Weather obeys the "Law of Averages"
18 October 2013 | St. Michaels
After several weeks of spectacular fall weather we were due for some rain. Mother Nature would have to choose my birthday to "average it out." As we returned to the anchorage in Chestertown on the Chester River, the wind was already up and there were actual waves in the river as the current was moving in the opposite direction of the wind - never a good situation. The boats were dancing on their anchors and one, Harmony, must have dragged its anchor as it was in the process of re-anchoring. They decided it would be prudent to anchor 100 yards upwind of us as the winds reached 25 knots. We promptly re-christened them "Disharmony." The weather reports weren't helping to calm my nerves either as they were talking about tornadoes and 50 knot gusts. The storm was very clear on the horizon and even clearer on the radar app on my iPhone.
The current was coming over the stern which caused the boat to basically tack through the storm. The wind would hit on the starboard side and then we would "tack" and it would hit us on the port side. I tried to keep us "head to wind" as that would reduce the drag on the anchor but it wasn't much good. Once I realized the futility of my efforts and I was confident that "Disharmony" wasn't going to drag its anchor and raft up with us, I decided that it would be ok to head down below for the rest of my birthday. By 5 pm it was all over but it had been a long 5 hours. The river was like glass and the boats were all where they should be. No big deal.
We moved over to Whitehall Bay near Annapolis on Tuesday 10/8 as we needed to get ready for the Annapolis Boat Show. There was another pretty big storm approaching so we decided to head in to the marina a day early. Pretty good decision as the storm came in early and strong the next day.
The approach to our slip was a little tricky. I may have mentioned my disdain for getting the boat in and out of marinas. We circled three times before I knew where we were going and had the slightest degree of confidence that I could put the boat in our slip. The dockmaster's instructions of "oh it's just a little turn to port, then a turn to starboard and you go right in your slip" did absolutely nothing to calm my nerves. The spaces were very small; I couldn't see the slip, and there was a massive classic motor yacht - very expensive - sticking out into the middle of the runway that we needed to head down. (As an aside - the yacht turned out to be owned by Gretta Van Susteren a commentator for Fox News. I'm sure that my liberal friends would have liked me to take off her bowsprit on the way by). Mercifully, I didn't hit the classic yacht and by some miracle managed to get Sanderling into her slip unscathed.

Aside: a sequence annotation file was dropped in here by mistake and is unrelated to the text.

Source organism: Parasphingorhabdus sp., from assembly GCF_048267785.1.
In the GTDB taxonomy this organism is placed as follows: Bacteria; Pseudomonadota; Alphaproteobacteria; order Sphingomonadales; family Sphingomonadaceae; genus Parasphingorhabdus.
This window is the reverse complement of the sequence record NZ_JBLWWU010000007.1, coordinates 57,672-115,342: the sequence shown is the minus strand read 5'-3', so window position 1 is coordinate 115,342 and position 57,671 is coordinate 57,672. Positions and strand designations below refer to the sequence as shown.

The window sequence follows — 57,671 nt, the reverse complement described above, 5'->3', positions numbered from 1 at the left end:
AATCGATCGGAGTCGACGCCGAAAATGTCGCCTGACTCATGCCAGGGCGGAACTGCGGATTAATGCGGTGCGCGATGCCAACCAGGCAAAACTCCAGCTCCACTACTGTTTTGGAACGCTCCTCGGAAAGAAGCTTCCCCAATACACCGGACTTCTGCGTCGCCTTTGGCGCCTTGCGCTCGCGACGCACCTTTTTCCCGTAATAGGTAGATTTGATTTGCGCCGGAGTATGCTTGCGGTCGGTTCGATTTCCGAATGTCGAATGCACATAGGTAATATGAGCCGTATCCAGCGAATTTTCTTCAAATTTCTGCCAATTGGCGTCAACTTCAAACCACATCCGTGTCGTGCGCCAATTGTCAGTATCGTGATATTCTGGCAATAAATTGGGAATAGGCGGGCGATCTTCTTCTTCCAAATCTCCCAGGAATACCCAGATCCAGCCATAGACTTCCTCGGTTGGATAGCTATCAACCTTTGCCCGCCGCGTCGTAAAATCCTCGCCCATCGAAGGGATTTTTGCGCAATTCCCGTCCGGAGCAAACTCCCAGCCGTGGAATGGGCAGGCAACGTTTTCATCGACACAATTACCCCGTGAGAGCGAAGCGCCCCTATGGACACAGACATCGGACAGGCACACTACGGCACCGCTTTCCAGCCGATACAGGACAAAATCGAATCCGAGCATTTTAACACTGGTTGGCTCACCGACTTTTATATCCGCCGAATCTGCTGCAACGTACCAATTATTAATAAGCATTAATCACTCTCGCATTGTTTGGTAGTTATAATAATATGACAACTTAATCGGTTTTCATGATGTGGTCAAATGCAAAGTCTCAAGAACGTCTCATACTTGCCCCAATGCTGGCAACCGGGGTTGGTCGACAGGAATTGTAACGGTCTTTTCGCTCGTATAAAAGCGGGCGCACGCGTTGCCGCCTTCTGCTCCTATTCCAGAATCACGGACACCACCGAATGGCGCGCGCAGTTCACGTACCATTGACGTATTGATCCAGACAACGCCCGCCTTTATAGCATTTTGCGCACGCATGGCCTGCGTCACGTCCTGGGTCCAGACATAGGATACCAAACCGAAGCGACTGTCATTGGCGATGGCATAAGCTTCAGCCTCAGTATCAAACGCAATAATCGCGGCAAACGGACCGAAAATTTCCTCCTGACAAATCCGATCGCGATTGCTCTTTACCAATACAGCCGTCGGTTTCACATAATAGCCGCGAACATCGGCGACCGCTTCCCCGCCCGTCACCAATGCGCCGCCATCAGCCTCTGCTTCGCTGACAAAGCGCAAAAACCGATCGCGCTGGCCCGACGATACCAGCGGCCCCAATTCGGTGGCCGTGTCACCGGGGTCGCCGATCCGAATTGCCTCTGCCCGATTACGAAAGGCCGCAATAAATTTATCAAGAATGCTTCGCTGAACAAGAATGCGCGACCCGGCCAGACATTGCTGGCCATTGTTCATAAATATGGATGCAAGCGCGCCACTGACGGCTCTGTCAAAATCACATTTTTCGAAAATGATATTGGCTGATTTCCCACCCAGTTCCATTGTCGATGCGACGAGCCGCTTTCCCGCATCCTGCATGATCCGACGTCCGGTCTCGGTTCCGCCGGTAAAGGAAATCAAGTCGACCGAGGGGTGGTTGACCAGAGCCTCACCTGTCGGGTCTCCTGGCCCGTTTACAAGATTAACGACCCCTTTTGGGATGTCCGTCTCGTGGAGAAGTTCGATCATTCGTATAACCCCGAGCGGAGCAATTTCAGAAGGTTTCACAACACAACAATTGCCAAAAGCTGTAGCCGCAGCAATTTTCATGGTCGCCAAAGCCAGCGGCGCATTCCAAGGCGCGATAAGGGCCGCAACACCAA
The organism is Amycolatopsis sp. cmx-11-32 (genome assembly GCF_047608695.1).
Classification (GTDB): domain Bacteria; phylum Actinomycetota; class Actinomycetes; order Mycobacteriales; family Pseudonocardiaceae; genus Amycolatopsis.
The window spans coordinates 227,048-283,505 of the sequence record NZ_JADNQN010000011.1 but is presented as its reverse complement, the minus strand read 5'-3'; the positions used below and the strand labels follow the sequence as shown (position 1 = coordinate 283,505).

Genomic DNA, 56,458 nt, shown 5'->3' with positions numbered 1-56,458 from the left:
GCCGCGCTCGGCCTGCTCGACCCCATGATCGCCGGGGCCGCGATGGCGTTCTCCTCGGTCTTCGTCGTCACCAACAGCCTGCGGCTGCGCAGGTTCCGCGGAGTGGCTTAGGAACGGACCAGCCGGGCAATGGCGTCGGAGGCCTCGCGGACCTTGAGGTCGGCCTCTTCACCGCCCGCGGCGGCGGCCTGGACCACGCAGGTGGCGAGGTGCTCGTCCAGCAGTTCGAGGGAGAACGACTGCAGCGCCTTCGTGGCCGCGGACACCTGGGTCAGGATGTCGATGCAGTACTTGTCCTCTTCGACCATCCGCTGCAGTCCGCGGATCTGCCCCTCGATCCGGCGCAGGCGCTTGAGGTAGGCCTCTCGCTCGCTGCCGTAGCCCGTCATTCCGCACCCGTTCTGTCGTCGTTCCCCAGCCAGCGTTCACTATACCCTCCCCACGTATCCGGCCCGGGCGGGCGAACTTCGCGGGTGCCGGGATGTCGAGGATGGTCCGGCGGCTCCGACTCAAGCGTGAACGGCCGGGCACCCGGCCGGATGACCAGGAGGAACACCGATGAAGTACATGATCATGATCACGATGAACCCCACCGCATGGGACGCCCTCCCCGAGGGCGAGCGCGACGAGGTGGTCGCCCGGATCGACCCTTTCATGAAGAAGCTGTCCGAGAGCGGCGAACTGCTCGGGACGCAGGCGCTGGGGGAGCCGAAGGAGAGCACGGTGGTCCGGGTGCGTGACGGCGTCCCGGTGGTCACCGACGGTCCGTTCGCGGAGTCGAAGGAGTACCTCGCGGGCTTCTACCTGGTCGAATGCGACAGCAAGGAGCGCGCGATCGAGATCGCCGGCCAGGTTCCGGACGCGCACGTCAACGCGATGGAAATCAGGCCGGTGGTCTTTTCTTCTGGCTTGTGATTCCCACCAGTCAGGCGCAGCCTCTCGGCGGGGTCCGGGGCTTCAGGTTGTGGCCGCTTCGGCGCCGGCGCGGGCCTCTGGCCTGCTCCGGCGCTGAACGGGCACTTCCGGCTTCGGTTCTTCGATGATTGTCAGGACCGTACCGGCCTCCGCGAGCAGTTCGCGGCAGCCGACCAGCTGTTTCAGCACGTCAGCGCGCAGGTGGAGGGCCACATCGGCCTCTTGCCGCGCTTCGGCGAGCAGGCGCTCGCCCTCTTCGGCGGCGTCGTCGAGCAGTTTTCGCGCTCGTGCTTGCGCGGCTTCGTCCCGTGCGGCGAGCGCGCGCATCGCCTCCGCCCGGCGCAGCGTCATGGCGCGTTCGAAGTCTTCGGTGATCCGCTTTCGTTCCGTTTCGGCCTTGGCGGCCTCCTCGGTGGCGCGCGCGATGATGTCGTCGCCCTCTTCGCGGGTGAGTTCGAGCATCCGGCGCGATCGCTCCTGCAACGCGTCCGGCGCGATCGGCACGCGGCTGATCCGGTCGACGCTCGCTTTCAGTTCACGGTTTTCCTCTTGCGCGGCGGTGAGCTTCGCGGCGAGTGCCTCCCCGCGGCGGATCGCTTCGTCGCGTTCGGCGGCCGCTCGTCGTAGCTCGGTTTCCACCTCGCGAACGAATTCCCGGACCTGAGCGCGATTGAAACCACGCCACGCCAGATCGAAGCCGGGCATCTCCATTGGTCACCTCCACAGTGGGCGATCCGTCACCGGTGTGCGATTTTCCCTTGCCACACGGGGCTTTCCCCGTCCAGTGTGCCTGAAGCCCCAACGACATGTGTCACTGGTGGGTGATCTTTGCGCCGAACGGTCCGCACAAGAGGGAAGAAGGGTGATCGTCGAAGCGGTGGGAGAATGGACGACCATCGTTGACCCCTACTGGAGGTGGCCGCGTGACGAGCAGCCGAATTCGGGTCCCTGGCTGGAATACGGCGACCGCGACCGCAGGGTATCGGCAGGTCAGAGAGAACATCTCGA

The Annapolis Boat Show is always a battle between the needs and wants for the boat. We went with one primary goal - get some LED lights to cut down on our energy demands - oh - and of course get a new - more fashionable foul weather jacket for Chrisy. Fashionable foul weather sounds like an oxymoron. We made it through two days of the show with only some minor damage to the budget, and we have managed to put everything we bought to quick use. It was a good time to be in tents and on the dock as it rained about six inches over the long weekend.
Our weekend also included a visit to Philly where we surprised our children at a Ballroom Thieves show at the Milk Boy. After a month of cruising it was obviously wonderful to see each of them thriving and to see some very close Philadelphia friends!
Sunday was filled with crazy logistics - drive back to Annapolis after a wonderful stay with Jane and Scott - pick up Casey, get the shopping done, drop off the rental car and move the boat out of the marina so we didn't pay for another night. Getting into the slip was a bit of an adventure; getting off of the slip was also a bit of an adventure. By Sunday afternoon the storm had pretty well run its course so the conditions were relatively calm, but I needed to get out of the slip with very tight runways. I decided that I wanted to head out of the marina bow first and in order to do this we needed to run a spring line and swing off of the spring line to kick the stern to starboard. Unfortunately, the marina helper had another idea as to how I should get Sanderling out. This obviously created a bit of confusion, but once it got sorted out we made it out as planned. It was rather late on Sunday evening so we ran back to Mill Creek for a one night stay in nice calm conditions.
Tuesday we had a great sail across the Chesapeake Bay to St. Michaels, on the Miles River on the western shore. It was certainly nice to be sailing again. Along the way, we were forced to tack several times in order to avoid all the tug boats hauling gravel down the Bay. St. Michaels is a charming town, with all the amenities possible, as well as a famous Maritime Museum. It also seems to be the " next stop" after the Annapolis Boat Show for all the cruisers. We spent 3 nights anchored in St. Michaels, entertaining some friends and Chrisy's parents, and saw many cruisers come and go. After treating ourselves to some amazing crab dinners, we plan to bring up the anchor on Friday and head to Oxford, just south of St. Michaels on the Choptank River, on the western shore of the Chesapeake Bay.